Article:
Categories
Journal

The Shooting of James Boyd

March 16, 2014. Our plans to move to Finland were well underway. But that was the day any doubts evaporated. It was the day I lost any regret about leaving. That was the day James Boyd, a schizophrenic homeless man, was shot and killed by police.

I think I’d met James once or twice. People that I knew, knew him. I’d been working with the homeless for a while at that point. There were a handful of people I knew well. Folks I was friends with. The rest were part of an ever-changing, and constantly growing, sea of faces. I knew why people ended up homeless. I was aware of what they did to survive. And I knew that encounters between the homeless and the police tended to end badly.

It Starts Off Badly

James had been camping in the foothills. It was adjacent to some prime real estate, and a local called the cops on him. There was some back-and-forth. He had two pocket knives, and he may have made a threat against the two armed officers, but that settled down. Eventually there four officers and a police dog there. After four hours James agreed to move.

As he started to gather his things, one officer threw a stun grenade at him. Which, to be clear, as because the cops were at least 10 feet away from him. Another officer fired a taser at James, and the dog was let loose to attack him. James allegedly pulled the knives out. So they shot him in the back. He fell face-first onto the ground. Then they shot him with beanbag rounds and sicced the dog on him again.

He was rushed to the hospital shortly after 8pm that night. They declared him dead just before 3am. Doctors had amputated one of his arms, removed his spleen, part of a lung, and a section of his colon in an attempt to save his life.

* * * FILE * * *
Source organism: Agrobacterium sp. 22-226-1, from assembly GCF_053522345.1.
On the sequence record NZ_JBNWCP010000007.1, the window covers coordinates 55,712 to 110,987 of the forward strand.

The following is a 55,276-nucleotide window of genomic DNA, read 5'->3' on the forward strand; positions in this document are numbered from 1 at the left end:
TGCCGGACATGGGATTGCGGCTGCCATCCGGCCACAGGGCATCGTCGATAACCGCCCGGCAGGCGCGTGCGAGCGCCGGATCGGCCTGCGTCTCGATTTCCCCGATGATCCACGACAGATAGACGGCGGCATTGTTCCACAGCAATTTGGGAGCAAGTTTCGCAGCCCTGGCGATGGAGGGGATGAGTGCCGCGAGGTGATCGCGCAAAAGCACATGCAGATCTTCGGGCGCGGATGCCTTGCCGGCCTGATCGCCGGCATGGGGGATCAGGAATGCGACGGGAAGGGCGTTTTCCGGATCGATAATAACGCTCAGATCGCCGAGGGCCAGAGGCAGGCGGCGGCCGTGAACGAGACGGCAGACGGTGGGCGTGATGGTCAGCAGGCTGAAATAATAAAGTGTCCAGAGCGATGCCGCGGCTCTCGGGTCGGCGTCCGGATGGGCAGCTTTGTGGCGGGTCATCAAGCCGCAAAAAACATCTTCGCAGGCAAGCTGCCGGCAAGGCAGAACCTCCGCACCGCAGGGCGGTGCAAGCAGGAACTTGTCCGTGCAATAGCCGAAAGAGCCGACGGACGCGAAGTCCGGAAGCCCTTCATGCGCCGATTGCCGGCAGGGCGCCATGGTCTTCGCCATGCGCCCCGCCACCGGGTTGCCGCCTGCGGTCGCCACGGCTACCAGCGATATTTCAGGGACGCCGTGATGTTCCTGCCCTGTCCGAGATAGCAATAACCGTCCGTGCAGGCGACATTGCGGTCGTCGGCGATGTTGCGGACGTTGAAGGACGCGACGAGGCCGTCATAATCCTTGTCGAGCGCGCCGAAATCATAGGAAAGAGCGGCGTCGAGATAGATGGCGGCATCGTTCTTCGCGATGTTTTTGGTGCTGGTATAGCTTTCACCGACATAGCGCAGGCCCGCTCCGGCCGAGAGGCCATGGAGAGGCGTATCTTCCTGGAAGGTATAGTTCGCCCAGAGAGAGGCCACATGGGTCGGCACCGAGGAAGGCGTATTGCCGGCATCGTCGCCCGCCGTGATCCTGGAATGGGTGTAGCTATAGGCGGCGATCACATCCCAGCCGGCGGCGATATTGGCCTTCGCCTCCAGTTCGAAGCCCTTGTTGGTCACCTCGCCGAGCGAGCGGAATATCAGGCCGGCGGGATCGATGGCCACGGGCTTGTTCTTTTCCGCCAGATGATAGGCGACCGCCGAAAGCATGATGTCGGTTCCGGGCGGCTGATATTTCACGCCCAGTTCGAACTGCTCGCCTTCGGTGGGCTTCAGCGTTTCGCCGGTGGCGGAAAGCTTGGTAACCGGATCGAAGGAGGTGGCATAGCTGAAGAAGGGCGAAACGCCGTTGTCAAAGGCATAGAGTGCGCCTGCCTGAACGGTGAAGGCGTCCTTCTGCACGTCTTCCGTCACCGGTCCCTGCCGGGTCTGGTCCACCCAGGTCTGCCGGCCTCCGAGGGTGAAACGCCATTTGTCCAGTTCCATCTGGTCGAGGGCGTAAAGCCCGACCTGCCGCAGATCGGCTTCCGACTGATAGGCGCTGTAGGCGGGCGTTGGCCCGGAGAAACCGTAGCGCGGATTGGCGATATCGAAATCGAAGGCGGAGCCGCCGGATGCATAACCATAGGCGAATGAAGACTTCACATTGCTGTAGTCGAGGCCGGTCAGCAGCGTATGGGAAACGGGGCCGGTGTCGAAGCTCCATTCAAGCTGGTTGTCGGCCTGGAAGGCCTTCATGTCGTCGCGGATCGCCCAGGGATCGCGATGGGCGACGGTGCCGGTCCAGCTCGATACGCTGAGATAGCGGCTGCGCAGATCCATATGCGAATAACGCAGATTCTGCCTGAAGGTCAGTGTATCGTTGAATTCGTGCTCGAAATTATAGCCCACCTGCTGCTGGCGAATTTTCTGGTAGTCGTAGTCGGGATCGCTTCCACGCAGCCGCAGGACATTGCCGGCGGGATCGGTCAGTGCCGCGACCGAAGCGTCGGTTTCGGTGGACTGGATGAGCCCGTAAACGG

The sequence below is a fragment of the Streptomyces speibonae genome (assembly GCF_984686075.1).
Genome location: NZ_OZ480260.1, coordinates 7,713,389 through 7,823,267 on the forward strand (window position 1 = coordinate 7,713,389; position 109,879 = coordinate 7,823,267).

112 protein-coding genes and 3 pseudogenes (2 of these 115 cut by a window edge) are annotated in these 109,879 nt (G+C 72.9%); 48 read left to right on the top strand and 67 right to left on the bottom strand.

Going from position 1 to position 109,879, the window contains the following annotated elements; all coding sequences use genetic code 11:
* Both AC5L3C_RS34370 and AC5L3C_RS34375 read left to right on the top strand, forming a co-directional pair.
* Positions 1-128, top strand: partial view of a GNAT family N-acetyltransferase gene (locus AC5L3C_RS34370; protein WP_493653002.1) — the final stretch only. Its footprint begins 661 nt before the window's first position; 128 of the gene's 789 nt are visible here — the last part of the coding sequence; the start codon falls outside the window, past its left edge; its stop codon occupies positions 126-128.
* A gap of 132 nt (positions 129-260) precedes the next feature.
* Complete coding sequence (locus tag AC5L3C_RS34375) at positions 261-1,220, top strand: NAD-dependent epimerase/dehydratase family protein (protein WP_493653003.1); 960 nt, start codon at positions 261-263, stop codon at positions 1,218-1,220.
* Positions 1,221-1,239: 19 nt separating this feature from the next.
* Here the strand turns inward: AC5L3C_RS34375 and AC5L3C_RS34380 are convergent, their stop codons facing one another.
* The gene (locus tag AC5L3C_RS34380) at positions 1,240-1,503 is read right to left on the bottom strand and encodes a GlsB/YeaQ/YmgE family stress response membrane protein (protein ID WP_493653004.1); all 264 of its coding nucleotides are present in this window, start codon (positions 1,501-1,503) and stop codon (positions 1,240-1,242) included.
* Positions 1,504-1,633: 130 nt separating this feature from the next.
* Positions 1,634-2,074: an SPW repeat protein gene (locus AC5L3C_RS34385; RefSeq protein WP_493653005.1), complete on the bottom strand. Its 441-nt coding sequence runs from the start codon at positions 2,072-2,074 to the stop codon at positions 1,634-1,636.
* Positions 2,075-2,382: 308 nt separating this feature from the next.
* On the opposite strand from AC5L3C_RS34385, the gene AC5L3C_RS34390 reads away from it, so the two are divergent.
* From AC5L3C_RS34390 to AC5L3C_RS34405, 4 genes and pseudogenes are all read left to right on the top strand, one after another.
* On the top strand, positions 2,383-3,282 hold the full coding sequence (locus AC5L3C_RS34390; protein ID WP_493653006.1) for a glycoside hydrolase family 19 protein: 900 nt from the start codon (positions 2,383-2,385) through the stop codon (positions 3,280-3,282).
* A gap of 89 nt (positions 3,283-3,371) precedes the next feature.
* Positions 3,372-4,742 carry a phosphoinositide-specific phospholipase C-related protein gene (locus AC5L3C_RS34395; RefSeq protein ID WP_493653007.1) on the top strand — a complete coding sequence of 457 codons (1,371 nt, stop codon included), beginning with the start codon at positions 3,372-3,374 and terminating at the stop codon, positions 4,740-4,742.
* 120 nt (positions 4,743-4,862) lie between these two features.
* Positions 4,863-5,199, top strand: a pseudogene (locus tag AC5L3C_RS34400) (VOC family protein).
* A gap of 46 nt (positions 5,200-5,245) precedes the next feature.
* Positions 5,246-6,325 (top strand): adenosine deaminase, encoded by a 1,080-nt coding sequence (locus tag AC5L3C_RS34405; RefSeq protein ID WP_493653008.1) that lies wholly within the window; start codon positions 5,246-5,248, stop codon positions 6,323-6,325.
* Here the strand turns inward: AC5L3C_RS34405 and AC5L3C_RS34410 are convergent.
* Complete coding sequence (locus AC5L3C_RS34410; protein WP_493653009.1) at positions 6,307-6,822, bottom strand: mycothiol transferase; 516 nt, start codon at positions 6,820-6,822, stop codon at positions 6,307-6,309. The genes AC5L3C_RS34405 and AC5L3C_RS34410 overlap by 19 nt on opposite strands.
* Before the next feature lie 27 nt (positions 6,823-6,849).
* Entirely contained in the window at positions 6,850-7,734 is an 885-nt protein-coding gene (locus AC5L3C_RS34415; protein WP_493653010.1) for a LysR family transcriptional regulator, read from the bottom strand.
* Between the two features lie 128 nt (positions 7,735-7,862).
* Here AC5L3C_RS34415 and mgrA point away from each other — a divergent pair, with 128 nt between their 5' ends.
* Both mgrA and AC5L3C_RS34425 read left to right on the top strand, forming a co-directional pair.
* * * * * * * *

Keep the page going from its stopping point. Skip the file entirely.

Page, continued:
Again, to be clear: a schizophrenic homeless man had committed the crime of camping. He had two pocket knives, and there were four officers with guns, tasers, grenades, and a trained attack dog. Even if he had lived, he would have been seriously messed up. None of the officers, or the dog, sustained any injuries.

Then It Gets Worse

Two of the officers were charged with second degree murder. It ended in a mistrial. 3 jurors found them guilty, but 9 found them not guilty. The District Attorney decided not to refile the case. One of the officers retired. The other was fired, but appealed and was reinstated with back pay. He was put on desk duty for one year.

Obviously there’s a racism problem in the United States. There is most definitely a policing problem. What people are overlooking is that there is a broad, systemic culture problem. James is dead because he was homeless. He was homeless because he was mentally ill. At least one of the officers referred to him as a “lunatic”.

The police suffered no consequences because the majority of the jurors, ordinary people, thought what they did was acceptable. They got to carry on with their lives because the district attorney didn’t think there was a compelling enough case to retry it following the hung jury. It was only barely illegal, and it would be almost impossible to find a new jury that would be willing to convict.

James Boyd is still dead.

The Shooting of James Boyd

4 replies on “The Shooting of James Boyd”

wow. : https://www.santafenewmexican.com/news/local_news/boyd-case-highlights-obstacles-to-probing-police-shootings/article_cc8960f0-8562-58c7-b60e-8c93b8f0aa85.html . 1800 suspects shot & killed by police across the U.S. in the 2 years prior to Dec 3 2016. Only 78 murder or manslaughter charges raised from 2005 to 2016 – 27 guilty results. The photo of 5 officers with assault rifles surrounding a man with pocket knives – too unbelievable. Though I do come from L.A. – where they literally use a tank to break into suspected drug dealers homes – occasionally smashing into the wrong home. And you still have people saying “if they didn’t do anything wrong, the police wouldn’t be trying to arrest them” I knew people who suggested the LAPD change its slogan from “to Protect and Serve” to ” we treat you like a King”

There is a humorous story I keep thinking of these days. Two men are out hunting when they come upon some tracks. They begin arguing whether they are bear tracks or cougar tracks. While they are arguing the train comes along and kills them both. It reminds me that it seems like those in authority can’t or won’t focus on the big issue and constantly divert to irrelevant issues – possibly to a terrible outcome. All I can say is “look out for the train”.

Comments may be held for moderation.